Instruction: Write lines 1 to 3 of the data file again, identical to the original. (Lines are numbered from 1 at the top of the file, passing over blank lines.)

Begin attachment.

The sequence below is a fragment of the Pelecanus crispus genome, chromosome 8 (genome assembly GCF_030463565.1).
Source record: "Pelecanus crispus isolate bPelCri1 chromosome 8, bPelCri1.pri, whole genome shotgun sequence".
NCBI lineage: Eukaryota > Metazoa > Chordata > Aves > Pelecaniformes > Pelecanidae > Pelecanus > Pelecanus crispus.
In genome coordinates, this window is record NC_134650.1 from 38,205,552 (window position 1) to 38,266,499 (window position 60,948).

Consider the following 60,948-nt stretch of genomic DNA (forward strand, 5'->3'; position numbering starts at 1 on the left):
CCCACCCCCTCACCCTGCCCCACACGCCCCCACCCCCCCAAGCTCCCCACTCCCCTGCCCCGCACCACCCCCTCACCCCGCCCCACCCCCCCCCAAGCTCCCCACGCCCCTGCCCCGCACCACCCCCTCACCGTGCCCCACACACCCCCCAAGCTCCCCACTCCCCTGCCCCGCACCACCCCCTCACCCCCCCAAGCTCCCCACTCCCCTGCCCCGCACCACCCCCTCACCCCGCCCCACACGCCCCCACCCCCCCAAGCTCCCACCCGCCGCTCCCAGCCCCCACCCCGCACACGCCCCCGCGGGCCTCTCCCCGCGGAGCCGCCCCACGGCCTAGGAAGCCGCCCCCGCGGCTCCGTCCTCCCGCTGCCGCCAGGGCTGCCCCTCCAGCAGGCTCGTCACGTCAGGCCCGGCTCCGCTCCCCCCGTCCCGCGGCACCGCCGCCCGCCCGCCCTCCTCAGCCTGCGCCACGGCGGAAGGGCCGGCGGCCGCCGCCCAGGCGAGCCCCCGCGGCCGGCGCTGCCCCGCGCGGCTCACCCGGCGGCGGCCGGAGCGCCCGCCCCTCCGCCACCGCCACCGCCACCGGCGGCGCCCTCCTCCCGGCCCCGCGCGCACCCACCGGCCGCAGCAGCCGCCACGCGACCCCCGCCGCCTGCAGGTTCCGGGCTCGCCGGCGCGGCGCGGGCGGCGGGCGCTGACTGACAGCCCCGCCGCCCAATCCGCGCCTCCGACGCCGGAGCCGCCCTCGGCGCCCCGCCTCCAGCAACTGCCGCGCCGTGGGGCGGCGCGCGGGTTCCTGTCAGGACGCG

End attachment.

The sequence below is a fragment of the Pelecanus crispus genome, chromosome 8 (genome assembly GCF_030463565.1).
Source record: "Pelecanus crispus isolate bPelCri1 chromosome 8, bPelCri1.pri, whole genome shotgun sequence".
NCBI lineage: Eukaryota > Metazoa > Chordata > Aves > Pelecaniformes > Pelecanidae > Pelecanus > Pelecanus crispus.